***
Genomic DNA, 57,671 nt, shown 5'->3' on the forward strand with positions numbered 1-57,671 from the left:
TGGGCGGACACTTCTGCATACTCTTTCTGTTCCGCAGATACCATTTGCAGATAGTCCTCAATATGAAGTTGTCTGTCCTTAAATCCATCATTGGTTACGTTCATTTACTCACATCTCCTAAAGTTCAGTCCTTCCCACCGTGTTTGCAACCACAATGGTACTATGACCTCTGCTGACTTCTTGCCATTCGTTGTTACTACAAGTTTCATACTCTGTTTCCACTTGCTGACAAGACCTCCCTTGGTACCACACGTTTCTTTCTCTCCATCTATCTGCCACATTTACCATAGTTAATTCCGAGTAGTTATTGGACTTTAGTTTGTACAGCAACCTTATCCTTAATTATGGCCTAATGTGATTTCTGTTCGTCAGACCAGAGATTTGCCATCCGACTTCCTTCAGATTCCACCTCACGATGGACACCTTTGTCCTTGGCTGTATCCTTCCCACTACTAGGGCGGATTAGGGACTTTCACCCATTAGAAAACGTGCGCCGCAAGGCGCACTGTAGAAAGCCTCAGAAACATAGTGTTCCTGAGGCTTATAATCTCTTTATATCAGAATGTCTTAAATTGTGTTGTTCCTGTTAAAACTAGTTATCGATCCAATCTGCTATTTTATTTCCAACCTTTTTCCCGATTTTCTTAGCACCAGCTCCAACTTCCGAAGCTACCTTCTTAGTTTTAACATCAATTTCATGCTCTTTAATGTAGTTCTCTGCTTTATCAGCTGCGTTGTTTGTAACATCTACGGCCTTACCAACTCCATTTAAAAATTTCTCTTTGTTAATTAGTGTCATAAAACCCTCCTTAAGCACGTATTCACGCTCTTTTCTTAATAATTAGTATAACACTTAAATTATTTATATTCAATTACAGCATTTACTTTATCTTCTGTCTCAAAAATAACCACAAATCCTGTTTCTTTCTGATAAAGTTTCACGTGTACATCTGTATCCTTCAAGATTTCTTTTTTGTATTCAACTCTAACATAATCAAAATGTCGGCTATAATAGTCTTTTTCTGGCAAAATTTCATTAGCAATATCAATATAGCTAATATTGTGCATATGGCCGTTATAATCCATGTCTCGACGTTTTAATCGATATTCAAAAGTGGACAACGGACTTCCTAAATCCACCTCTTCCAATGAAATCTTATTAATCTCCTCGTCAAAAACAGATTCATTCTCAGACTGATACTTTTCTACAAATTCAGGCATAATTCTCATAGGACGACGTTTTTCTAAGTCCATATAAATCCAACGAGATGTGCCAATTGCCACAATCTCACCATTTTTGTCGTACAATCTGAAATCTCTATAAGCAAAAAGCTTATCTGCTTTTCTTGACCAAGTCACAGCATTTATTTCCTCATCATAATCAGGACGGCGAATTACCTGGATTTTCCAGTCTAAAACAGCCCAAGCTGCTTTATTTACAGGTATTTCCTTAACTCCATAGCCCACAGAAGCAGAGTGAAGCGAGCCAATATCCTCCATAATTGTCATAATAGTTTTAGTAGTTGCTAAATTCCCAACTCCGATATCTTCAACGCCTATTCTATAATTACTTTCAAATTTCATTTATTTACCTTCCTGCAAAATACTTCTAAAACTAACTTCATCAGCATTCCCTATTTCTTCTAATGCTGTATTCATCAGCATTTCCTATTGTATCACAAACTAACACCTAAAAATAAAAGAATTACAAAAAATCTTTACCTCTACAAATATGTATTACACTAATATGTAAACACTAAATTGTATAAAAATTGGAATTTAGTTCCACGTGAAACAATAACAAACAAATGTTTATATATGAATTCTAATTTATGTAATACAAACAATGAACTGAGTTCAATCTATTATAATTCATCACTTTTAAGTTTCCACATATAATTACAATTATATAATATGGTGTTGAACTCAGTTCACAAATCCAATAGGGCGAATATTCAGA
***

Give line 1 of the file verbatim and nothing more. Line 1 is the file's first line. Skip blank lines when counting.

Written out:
Genomic DNA, 57,671 nt, shown 5'->3' on the forward strand with positions numbered 1-57,671 from the left: